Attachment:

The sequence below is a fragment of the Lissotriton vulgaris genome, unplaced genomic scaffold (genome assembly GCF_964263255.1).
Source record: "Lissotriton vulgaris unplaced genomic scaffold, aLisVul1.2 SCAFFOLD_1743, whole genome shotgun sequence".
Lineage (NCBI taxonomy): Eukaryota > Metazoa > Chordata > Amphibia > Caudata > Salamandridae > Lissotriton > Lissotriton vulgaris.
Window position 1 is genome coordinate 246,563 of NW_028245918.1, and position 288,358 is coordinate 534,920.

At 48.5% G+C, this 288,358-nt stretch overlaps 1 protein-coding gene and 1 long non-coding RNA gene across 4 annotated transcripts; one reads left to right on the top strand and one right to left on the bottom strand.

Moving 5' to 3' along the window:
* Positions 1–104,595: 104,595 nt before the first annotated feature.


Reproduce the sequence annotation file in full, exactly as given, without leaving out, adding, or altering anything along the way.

The sequence below is a fragment of the Lissotriton vulgaris genome, unplaced genomic scaffold (genome assembly GCF_964263255.1).
Source record: "Lissotriton vulgaris unplaced genomic scaffold, aLisVul1.2 SCAFFOLD_1743, whole genome shotgun sequence".
Lineage (NCBI taxonomy): Eukaryota > Metazoa > Chordata > Amphibia > Caudata > Salamandridae > Lissotriton > Lissotriton vulgaris.
Window position 1 is genome coordinate 246,563 of NW_028245918.1, and position 288,358 is coordinate 534,920.

At 48.5% G+C, this 288,358-nt stretch overlaps 1 protein-coding gene and 1 long non-coding RNA gene across 4 annotated transcripts; one reads left to right on the top strand and one right to left on the bottom strand.

Moving 5' to 3' along the window:
* Positions 1–104,595: 104,595 nt before the first annotated feature.